International envoy Kofi Annan arrived in Syria, his spokesman said, after admitting that his peace plan has so far failed to end nearly 16 months of carnage.
"The Joint Special Envoy for Syria, Kofi Annan, arrived in Damascus this evening for talks with President Bashar Al-Assad," his spokesman Ahmad Fawzi said of Annan's third trip to Syria since the outbreak of the conflict.
Earlier, Syrian foreign ministry spokesman Jihad Makdissi had told AFP Annan would visit for talks on his six-point plan for peace with the Syrian leadership.
US Secretary of State Hillary Clinton warned on Sunday that time was running out to save Syria from a "catastrophic assault," and as dozens more people were reportedly killed in the unrest-swept country.
Annan himself has said his UN-backed mission has so far failed to halt the bloodshed, while stressing that Russia and Iran must not be sidelined from peace efforts.
"Russia wields influence but I am not sure that the events will be determined by Russia alone... Iran is an actor. It has to be part of the solution. It has influence and we cannot ignore it," Annan told France's Le Monde daily.
He also expressed irritation that while Russia and Iran were mentioned by some as stumbling blocks to peace, "little is said about other countries which send arms, money, and have a presence on the ground."
Iranian President Mahmoud Ahmadinejad has accused the United States and its allies of opposing Assad's regime with the goal of dominating the Middle East and propping up Israel.
Iran's deputy foreign minister Hossein Amir Abdollahian said on Sunday in Jordan that any attack on Syria would be "stupid" and "catastrophic."
"Military action in Syria is unlikely and if this happens it would be stupid. Syria can defend itself without Iran's help. Any non-political solution would bring catastrophe to the entire region," he said.
Syria's state news agency SANA said on Sunday that the country's navy staged live fire exercises to "simulate the scenario of repelling a sudden attack from the sea."
Earlier, Clinton acknowledged in Tokyo that efforts led by Annan to get Assad's regime to halt its crackdown were proving difficult.
"The sooner there can be an end to the violence and a begetting of a political transition process, not only will fewer people die, but there's a chance to save the Syrian state from a catastrophic assault that would be dangerous not only to the country, but the region," she told reporters.
"It should be abundantly clear to those who support the Assad regime their days are numbered."
Clinton was speaking after talks in Paris on Friday where countries pledged to increase pressure on Assad to step down by seeking a tough UN resolution backed by a threat of sanctions.
UN Secretary General Ban Ki-moon, also speaking in Tokyo, renewed his call on the Security Council for collective action to pressure Syria to stop the violence.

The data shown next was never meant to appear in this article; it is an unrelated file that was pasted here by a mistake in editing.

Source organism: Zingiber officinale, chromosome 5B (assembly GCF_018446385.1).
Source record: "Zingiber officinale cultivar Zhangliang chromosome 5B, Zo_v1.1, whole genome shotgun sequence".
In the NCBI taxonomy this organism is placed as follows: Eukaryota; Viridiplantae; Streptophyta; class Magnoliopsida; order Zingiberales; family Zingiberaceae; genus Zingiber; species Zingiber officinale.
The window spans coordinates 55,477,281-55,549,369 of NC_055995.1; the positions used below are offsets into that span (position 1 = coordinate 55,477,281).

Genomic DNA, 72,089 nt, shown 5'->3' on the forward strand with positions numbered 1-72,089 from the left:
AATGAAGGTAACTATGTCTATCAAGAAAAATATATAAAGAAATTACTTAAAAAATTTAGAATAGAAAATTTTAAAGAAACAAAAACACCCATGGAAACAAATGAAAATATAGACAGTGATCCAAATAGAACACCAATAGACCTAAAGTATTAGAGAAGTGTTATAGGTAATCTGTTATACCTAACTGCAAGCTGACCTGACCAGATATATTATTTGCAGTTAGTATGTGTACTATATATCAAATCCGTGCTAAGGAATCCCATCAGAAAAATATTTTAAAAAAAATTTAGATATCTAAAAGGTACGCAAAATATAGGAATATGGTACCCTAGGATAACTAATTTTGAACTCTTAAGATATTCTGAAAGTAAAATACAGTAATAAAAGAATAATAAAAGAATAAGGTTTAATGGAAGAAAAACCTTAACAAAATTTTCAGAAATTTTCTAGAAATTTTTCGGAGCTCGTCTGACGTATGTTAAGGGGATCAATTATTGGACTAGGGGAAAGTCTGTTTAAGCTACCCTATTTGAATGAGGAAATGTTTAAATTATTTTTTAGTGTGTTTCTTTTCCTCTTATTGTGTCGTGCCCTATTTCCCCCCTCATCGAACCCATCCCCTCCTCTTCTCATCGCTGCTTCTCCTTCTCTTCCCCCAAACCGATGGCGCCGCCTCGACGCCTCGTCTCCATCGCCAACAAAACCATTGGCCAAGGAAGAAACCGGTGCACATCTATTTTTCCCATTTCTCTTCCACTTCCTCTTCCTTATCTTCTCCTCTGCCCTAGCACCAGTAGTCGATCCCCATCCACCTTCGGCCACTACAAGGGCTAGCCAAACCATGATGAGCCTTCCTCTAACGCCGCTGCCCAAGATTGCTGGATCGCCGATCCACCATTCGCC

"President Assad must understand that things cannot continue as they are. Fundamental change is needed," Ban said.
But Assad remained defiant.
The United States is "part of the conflict. They offer the umbrella and political support to those gangs to... destabilise Syria," he told German public broadcaster ARD in an interview to be broadcast later on Sunday.
Assad said the Annan plan had failed to stop bloodshed because "many countries don't want it to succeed."
"So they offer political support and they still send armaments and send money to terrorists in Syria. They want it to fail in this way," he said.
Republican US Senator John McCain on Sunday took President Barack Obama's administration to task for what he called its "shameful and disgraceful" response to the carnage in Syria.
"The fact is that the United States has played no leadership role," McCain told CBS television, referring to efforts to halt Syria's crackdown.
"The United States of America's performance so far has been shameful and disgraceful."
More than 17,000 people have now died since the uprising began in March last year, according to the Britain-based Syrian Observatory for Human Rights.
On Sunday 99 people, including 61 civilians, were killed in violence across Syria, said the Observatory, which gathers its information from a network of activists and witnesses.
The death toll also included 36 regular army troops and two deserters.
Syrian forces attempted to storm the rebel strongholds of Qusayr and Rastan in the central province of Homs, the watchdog said.
Both towns have been outside regime control for months and are rebel strongholds.
Regime forces also shelled villages in the eastern province of Deir Ezzor, killing three people including two children, as well as Aazaz town in the northern province of Aleppo, where three people were wounded, the Observatory said.
Sunday's violence followed another bloody day in which 77 people were killed, mostly civilians, the watchdog said.
EU foreign policy chief Catherine Ashton's office released a statement saying she "strongly condemns the recent shelling of the Lebanese border area by Syrian artillery, causing several deaths and injuries."
Rocket fire along the border on Saturday left two girls dead and 10 other people wounded in northern Lebanon.